Parents want their children taught about “respect for themselves and each other, consent, sexual orientation, contraception, STIs and the biological aspects of sexual health”, according to a major new survey of attitudes towards school sex education.
The survey of several thousand teachers, parents and pupils took place under the auspices of the National Council for Curriculum and Assessment (NCCA). The Irish Catholic has seen a copy of the as-yet unreleased survey.
The NCCA is reviewing how Relationships and Sexuality Education (RSE) is taught. There have been calls for a revised programme to include lessons on consent, sexual orientation, transgender issues, abortion and pornography.
The Oireachtas Education Committee has said RSE should be taught in an “objective, effective and factual” way and that school ethos should not be a “barrier” to this.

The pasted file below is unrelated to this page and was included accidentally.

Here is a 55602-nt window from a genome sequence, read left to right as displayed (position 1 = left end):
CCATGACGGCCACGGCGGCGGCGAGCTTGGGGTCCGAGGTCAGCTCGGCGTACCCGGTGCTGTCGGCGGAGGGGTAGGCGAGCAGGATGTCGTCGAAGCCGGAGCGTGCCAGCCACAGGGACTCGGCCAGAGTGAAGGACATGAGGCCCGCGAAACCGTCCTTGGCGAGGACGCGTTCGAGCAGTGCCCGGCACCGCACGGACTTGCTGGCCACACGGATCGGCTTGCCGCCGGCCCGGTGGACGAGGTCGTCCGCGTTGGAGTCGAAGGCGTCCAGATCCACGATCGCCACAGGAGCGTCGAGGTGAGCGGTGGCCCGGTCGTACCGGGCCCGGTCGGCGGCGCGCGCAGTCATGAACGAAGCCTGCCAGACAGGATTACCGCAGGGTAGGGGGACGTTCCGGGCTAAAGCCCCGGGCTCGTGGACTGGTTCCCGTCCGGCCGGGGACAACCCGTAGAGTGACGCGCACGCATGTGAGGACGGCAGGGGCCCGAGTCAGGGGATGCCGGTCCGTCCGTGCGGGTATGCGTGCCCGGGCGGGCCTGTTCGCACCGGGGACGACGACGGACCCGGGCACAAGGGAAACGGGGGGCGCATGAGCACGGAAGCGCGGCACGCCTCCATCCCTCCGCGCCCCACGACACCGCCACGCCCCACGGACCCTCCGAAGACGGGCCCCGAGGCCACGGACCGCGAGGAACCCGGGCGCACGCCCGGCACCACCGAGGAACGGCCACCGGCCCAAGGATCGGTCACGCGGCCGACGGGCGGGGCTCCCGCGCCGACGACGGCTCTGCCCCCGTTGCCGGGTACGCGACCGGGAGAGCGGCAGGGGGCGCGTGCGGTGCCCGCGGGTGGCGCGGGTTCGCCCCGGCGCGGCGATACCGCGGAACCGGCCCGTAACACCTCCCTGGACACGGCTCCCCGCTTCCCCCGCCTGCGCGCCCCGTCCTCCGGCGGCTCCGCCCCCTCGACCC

Potentially, a revised RSE programme could clash with the ethos of Catholic schools if taught in certain ways.
The survey says that many pupils believe RSE is currently overly focused on abstinence, that is delaying sex, and risk, that is avoiding unwanted pregnancies and STIs.
However, many pupils also said they wanted to hear about contraception, STIs, ‘safe sex’ and protection, in addition to ‘LGBTQ+ and sexual orientation, healthy relationships and consent.
The age of consent in Ireland is 17. The issue of consent has come more to the fore because of the #MeToo movement highlighting sexual harassment and abuse of women, as well as a high-profile Belfast rape trial last year.